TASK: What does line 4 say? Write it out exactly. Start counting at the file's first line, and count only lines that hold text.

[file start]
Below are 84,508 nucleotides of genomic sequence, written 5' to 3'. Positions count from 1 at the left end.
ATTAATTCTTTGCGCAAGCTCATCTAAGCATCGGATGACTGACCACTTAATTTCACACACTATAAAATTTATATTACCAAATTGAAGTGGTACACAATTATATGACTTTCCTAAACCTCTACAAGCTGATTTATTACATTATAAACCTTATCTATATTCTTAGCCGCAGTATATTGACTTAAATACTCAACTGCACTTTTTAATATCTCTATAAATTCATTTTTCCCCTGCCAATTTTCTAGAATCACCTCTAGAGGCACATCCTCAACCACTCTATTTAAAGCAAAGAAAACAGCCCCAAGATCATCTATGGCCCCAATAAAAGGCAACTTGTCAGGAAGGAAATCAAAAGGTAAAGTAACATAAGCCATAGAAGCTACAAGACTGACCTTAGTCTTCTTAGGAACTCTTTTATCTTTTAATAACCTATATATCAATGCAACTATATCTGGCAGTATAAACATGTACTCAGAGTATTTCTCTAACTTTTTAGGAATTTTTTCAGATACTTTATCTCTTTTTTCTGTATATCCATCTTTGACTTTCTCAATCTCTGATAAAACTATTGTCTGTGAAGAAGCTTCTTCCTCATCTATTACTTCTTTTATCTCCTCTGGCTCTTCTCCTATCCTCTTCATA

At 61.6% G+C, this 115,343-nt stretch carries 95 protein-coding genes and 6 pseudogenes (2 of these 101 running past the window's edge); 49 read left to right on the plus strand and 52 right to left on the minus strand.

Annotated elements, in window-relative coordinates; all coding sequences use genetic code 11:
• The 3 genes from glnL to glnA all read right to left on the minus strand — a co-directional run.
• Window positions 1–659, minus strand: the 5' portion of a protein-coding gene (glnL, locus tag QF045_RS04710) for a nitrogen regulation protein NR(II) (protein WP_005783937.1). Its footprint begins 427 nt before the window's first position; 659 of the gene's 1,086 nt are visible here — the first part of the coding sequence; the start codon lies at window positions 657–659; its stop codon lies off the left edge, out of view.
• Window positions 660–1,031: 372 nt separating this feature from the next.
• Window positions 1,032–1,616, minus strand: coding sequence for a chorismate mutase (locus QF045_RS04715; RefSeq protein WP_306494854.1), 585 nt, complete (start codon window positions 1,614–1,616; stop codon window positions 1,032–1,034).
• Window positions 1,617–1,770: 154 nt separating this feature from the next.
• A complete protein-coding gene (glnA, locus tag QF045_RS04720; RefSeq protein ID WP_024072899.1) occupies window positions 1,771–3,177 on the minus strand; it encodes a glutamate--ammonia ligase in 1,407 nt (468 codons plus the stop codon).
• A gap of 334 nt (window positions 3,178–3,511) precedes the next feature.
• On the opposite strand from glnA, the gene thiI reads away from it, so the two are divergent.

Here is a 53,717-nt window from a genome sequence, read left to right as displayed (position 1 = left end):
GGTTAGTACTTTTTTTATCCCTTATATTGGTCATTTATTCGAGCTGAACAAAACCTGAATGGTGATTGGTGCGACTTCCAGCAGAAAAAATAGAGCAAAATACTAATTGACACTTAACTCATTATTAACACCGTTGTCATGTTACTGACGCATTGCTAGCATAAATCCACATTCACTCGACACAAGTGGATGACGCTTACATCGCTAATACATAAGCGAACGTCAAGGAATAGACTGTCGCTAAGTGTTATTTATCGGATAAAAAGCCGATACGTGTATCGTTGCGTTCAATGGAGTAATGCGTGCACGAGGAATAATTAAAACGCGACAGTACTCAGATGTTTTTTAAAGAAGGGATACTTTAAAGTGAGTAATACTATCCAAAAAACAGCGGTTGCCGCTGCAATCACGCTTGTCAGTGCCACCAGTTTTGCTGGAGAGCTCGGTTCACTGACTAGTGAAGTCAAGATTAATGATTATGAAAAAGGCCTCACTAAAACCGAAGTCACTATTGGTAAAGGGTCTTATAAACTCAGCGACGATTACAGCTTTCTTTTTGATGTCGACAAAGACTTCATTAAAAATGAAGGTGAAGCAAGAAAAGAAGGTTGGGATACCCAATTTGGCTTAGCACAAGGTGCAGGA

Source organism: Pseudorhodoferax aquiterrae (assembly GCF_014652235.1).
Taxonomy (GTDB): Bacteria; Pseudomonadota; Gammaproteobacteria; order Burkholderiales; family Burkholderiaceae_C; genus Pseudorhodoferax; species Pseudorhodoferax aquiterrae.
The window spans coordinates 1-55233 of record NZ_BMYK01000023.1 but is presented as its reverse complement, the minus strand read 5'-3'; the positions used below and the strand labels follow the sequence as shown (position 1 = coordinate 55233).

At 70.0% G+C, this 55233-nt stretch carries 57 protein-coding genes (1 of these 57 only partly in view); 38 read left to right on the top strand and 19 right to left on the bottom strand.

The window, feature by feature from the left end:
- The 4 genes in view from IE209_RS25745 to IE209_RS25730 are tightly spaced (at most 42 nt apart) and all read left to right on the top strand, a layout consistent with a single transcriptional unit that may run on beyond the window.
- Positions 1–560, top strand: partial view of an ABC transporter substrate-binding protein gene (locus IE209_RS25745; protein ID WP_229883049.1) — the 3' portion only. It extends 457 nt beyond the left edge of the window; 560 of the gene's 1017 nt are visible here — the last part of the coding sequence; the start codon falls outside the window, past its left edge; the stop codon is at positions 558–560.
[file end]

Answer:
Annotated elements, in window-relative coordinates; all coding sequences use genetic code 11: